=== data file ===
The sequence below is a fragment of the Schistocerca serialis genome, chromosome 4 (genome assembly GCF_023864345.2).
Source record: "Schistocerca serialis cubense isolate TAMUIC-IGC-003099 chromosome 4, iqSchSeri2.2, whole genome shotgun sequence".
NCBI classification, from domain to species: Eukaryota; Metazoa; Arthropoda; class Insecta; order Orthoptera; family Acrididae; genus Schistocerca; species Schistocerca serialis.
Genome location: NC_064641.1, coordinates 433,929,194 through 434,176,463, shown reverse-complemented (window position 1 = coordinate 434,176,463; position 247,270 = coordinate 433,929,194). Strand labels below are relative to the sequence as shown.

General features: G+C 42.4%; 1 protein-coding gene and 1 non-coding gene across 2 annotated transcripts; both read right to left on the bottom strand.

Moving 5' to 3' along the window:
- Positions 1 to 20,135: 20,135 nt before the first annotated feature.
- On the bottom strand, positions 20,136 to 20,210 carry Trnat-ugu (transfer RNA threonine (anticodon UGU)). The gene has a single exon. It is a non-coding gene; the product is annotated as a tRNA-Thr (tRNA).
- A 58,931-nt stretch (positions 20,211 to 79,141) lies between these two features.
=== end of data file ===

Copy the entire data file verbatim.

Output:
The sequence below is a fragment of the Schistocerca serialis genome, chromosome 4 (genome assembly GCF_023864345.2).
Source record: "Schistocerca serialis cubense isolate TAMUIC-IGC-003099 chromosome 4, iqSchSeri2.2, whole genome shotgun sequence".
NCBI classification, from domain to species: Eukaryota; Metazoa; Arthropoda; class Insecta; order Orthoptera; family Acrididae; genus Schistocerca; species Schistocerca serialis.
Genome location: NC_064641.1, coordinates 433,929,194 through 434,176,463, shown reverse-complemented (window position 1 = coordinate 434,176,463; position 247,270 = coordinate 433,929,194). Strand labels below are relative to the sequence as shown.

General features: G+C 42.4%; 1 protein-coding gene and 1 non-coding gene across 2 annotated transcripts; both read right to left on the bottom strand.

Moving 5' to 3' along the window:
- Positions 1 to 20,135: 20,135 nt before the first annotated feature.
- On the bottom strand, positions 20,136 to 20,210 carry Trnat-ugu (transfer RNA threonine (anticodon UGU)). The gene has a single exon. It is a non-coding gene; the product is annotated as a tRNA-Thr (tRNA).
- A 58,931-nt stretch (positions 20,211 to 79,141) lies between these two features.